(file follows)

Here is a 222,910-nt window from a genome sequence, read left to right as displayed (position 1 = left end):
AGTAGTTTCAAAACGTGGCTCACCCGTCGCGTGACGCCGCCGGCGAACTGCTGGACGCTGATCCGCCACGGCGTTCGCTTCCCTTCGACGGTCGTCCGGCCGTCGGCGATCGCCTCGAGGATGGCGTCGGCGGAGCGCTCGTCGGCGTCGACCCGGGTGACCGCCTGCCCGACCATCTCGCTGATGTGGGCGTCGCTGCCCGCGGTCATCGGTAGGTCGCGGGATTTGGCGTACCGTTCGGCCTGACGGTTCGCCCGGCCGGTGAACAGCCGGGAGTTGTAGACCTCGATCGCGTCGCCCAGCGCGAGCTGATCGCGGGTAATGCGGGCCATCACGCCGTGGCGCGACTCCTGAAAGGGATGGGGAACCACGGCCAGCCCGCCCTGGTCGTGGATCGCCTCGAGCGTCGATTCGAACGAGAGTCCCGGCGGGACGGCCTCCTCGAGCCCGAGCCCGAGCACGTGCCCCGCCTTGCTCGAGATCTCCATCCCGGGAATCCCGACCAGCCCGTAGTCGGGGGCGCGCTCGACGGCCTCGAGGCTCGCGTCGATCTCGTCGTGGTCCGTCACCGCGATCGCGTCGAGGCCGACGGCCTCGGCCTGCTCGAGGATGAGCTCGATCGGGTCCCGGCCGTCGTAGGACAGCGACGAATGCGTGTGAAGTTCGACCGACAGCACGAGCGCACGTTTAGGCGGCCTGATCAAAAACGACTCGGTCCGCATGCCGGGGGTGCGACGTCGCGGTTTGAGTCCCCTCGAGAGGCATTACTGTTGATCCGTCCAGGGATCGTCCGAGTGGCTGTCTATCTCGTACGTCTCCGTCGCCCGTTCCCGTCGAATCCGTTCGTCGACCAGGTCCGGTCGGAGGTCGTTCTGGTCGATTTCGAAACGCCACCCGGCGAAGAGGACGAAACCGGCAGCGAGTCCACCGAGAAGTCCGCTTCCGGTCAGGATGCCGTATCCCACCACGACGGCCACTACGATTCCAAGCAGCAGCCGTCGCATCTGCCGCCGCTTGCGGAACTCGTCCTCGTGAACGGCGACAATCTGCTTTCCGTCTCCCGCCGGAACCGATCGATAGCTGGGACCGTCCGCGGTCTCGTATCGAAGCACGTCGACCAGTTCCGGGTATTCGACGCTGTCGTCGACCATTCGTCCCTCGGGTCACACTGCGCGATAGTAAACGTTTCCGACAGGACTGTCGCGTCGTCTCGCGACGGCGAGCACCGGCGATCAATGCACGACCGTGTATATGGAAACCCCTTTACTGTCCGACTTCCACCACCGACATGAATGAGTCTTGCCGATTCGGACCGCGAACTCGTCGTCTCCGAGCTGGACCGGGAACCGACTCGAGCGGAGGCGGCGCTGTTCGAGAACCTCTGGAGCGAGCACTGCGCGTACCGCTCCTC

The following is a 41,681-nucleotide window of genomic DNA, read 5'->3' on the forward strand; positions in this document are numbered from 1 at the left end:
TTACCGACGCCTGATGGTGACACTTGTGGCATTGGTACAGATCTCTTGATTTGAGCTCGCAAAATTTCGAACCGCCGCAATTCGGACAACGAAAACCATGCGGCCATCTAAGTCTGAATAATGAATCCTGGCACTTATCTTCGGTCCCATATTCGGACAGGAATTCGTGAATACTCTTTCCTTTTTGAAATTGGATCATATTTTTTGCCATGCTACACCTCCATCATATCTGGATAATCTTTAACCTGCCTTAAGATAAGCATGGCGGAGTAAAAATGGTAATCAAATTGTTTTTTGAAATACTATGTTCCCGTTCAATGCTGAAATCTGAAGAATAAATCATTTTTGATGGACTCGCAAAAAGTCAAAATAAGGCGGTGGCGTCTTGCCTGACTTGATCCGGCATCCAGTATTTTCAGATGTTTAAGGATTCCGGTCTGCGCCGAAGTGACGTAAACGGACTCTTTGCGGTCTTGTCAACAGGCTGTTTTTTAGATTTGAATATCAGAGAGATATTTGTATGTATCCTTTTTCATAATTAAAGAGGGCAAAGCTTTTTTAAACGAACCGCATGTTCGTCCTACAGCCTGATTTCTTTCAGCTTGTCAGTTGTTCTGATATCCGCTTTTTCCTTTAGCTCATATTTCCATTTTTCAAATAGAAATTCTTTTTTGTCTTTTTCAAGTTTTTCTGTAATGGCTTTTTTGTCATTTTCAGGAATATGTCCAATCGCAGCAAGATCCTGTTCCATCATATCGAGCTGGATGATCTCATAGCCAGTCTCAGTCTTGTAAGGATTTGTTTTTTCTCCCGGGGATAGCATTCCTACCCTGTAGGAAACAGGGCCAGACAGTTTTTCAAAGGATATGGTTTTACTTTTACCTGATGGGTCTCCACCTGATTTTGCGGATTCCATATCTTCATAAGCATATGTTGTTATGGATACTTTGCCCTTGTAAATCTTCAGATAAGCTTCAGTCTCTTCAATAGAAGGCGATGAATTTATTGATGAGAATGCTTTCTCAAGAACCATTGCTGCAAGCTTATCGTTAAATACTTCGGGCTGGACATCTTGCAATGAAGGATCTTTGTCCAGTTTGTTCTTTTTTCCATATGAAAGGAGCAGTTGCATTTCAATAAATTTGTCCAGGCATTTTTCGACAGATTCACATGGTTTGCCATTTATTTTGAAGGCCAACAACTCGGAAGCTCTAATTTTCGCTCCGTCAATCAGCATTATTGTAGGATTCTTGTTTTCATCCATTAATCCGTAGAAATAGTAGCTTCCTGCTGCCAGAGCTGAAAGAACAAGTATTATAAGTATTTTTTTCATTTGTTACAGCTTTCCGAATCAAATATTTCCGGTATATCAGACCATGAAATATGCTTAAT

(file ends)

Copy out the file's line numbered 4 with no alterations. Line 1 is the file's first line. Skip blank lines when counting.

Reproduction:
TTACCGACGCCTGATGGTGACACTTGTGGCATTGGTACAGATCTCTTGATTTGAGCTCGCAAAATTTCGAACCGCCGCAATTCGGACAACGAAAACCATGCGGCCATCTAAGTCTGAATAATGAATCCTGGCACTTATCTTCGGTCCCATATTCGGACAGGAATTCGTGAATACTCTTTCCTTTTTGAAATTGGATCATATTTTTTGCCATGCTACACCTCCATCATATCTGGATAATCTTTAACCTGCCTTAAGATAAGCATGGCGGAGTAAAAATGGTAATCAAATTGTTTTTTGAAATACTATGTTCCCGTTCAATGCTGAAATCTGAAGAATAAATCATTTTTGATGGACTCGCAAAAAGTCAAAATAAGGCGGTGGCGTCTTGCCTGACTTGATCCGGCATCCAGTATTTTCAGATGTTTAAGGATTCCGGTCTGCGCCGAAGTGACGTAAACGGACTCTTTGCGGTCTTGTCAACAGGCTGTTTTTTAGATTTGAATATCAGAGAGATATTTGTATGTATCCTTTTTCATAATTAAAGAGGGCAAAGCTTTTTTAAACGAACCGCATGTTCGTCCTACAGCCTGATTTCTTTCAGCTTGTCAGTTGTTCTGATATCCGCTTTTTCCTTTAGCTCATATTTCCATTTTTCAAATAGAAATTCTTTTTTGTCTTTTTCAAGTTTTTCTGTAATGGCTTTTTTGTCATTTTCAGGAATATGTCCAATCGCAGCAAGATCCTGTTCCATCATATCGAGCTGGATGATCTCATAGCCAGTCTCAGTCTTGTAAGGATTTGTTTTTTCTCCCGGGGATAGCATTCCTACCCTGTAGGAAACAGGGCCAGACAGTTTTTCAAAGGATATGGTTTTACTTTTACCTGATGGGTCTCCACCTGATTTTGCGGATTCCATATCTTCATAAGCATATGTTGTTATGGATACTTTGCCCTTGTAAATCTTCAGATAAGCTTCAGTCTCTTCAATAGAAGGCGATGAATTTATTGATGAGAATGCTTTCTCAAGAACCATTGCTGCAAGCTTATCGTTAAATACTTCGGGCTGGACATCTTGCAATGAAGGATCTTTGTCCAGTTTGTTCTTTTTTCCATATGAAAGGAGCAGTTGCATTTCAATAAATTTGTCCAGGCATTTTTCGACAGATTCACATGGTTTGCCATTTATTTTGAAGGCCAACAACTCGGAAGCTCTAATTTTCGCTCCGTCAATCAGCATTATTGTAGGATTCTTGTTTTCATCCATTAATCCGTAGAAATAGTAGCTTCCTGCTGCCAGAGCTGAAAGAACAAGTATTATAAGTATTTTTTTCATTTGTTACAGCTTTCCGAATCAAATATTTCCGGTATATCAGACCATGAAATATGCTTAAT